In this version of twenty questions, I send a list of questions to a willing
victim author and they choose their own interview by choosing the which questions, and how many questions they want to answer! Nina-Marie Gardner author of the newly released Sherry & Narcotics, played along and answered seven questions. Here is what Nina-Marie had to say about reading, writing and being Kyra Sedgwick’s understudy.
Would you give us a bit of introduction and let my readers know who you are, how you got started writing, and what kind of books you like to write?
I grew up in a small town outside of Boston called Marblehead (where nothing bad ever happens). In college I knew I wanted to be a writer or an actress, and once I graduated I spent a good many years as an actress in New York and LA. I played a lot of troubled teenagers. The highpoint of my career was probably understudying Kyra Sedgwick in the LA premiere of David Mamet’s ‘Oleanna.’ I don’t know how familiar you are with the play, but it was the kind role where people wait for you at the stage door when the play is over not so they can congratulate you, but because they want to beat you up.
During those years I also held just about every job known to man—waitress, bartender, dogwalker, SAT tutor, gardner, executive recruiter, retail associate. I was also Jack Klugman’s assistant for time, as well as William H. Macy’s.
I was always writing stories and short plays while I was acting, and eventually I got fed up with Hollywood—I also hated seeing myself on film—so I applied to creative writing programs and wound up doing my degree in London.
I am most interested in writing about people on the fringes: the loners, the losers, the quirky and/or invisible types. The quiet wallflowers who do the observing. The late bloomers. The ones who maybe have fallen through the cracks, the deeply flawed but big-hearted, the lost but relentless. I care most about keeping it real and honest and true. I am interested in writing about women and addiction and recovery. Language matters a great deal to me; I also hope to expose readers to a perspective or emotional place they might not have considered before.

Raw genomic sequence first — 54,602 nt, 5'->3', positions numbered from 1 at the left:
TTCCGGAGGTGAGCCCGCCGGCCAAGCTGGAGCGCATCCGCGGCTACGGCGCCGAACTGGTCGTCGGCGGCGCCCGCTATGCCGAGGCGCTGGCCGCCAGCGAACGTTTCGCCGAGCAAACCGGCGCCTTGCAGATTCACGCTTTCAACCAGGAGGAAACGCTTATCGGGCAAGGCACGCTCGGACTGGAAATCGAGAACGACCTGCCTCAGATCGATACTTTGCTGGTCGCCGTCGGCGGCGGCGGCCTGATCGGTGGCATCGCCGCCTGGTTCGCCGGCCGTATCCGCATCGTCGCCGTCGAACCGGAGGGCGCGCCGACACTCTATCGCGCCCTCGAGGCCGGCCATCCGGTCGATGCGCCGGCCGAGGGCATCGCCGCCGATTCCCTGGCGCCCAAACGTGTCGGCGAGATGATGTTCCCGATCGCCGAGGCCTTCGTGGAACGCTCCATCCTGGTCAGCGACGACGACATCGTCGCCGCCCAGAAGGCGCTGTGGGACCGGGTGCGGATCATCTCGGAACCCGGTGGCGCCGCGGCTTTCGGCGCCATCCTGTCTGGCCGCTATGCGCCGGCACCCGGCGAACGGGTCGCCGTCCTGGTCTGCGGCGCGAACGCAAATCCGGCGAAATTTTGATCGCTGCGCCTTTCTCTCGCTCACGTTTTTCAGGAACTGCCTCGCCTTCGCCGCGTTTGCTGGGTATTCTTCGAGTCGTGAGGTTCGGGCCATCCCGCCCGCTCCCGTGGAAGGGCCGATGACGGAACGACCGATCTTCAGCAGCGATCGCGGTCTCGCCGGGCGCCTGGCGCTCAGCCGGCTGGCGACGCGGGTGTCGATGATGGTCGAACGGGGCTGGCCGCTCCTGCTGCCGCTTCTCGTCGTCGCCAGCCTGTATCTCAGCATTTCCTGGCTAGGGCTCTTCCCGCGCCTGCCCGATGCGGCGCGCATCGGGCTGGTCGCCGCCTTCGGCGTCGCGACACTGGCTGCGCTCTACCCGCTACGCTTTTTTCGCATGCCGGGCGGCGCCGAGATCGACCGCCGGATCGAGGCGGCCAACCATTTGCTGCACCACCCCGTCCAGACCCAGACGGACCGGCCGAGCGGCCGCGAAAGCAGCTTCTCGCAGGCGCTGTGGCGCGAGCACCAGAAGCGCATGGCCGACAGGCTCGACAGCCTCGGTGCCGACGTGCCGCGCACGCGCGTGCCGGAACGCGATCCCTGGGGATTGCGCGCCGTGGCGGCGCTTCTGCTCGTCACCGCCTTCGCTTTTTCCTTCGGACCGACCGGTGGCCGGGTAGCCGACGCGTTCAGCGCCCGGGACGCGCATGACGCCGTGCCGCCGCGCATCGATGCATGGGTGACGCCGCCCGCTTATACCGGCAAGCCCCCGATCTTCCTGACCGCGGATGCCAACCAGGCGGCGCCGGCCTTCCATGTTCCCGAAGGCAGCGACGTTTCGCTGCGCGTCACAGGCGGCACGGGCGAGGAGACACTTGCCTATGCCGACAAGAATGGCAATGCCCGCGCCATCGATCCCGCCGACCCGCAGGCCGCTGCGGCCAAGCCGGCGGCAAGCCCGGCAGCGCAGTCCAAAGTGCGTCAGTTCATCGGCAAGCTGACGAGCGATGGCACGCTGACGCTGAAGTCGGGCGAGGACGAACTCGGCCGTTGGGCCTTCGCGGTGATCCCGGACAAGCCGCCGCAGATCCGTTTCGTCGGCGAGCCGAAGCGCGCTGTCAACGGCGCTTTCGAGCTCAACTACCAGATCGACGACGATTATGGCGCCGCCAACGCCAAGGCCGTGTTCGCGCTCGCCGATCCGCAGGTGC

I am often struck by the different ways writers respond to the process of writing a book. Linus’s Blanket refers to my use of reading and other activities as a means of escape and comfort, can you share with us any routines, food or recipes, or favorite books or rituals that help you thorough the writing process?
Books and reading have always sustained me, I cannot imagine not having books as an escape. My favorite rituals include waking up at dawn, before it’s light out, for my main writing session of the day. I drink black sweet coffee, and usually this is my most productive time. Maybe because the judgmental over-thinking part of my mind isn’t warmed up yet, and my subconscious still rules.
Many weeks this is the only time I have for my own work, as I have to devote the rest of the day to the freelance editing and other jobs I do to pay the bills. On the weekends, I like to wake up early, get my coffee, and crawl back into bed with a book and just read. That to me is the ultimate indulgence.
The two books I turn to when I am stuck or discouraged or simply need to recharge my muse and mind are The Letters of F. Scott Fitzgerald and The Letters of John Keats. There’s enough courage and heart and soul in each of those books to inspire the universe.
Write the question you would most like to answer in an interview, and then answer it.
Are you an Ernie or a Bert (from Sesame Street)?
I am most definitely an Ernie!
People live in stories, we are surrounded by them. What was it about this the story that made it the one you had to tell at this time? What impact did telling this story have on your life? Did you find that it had changed you?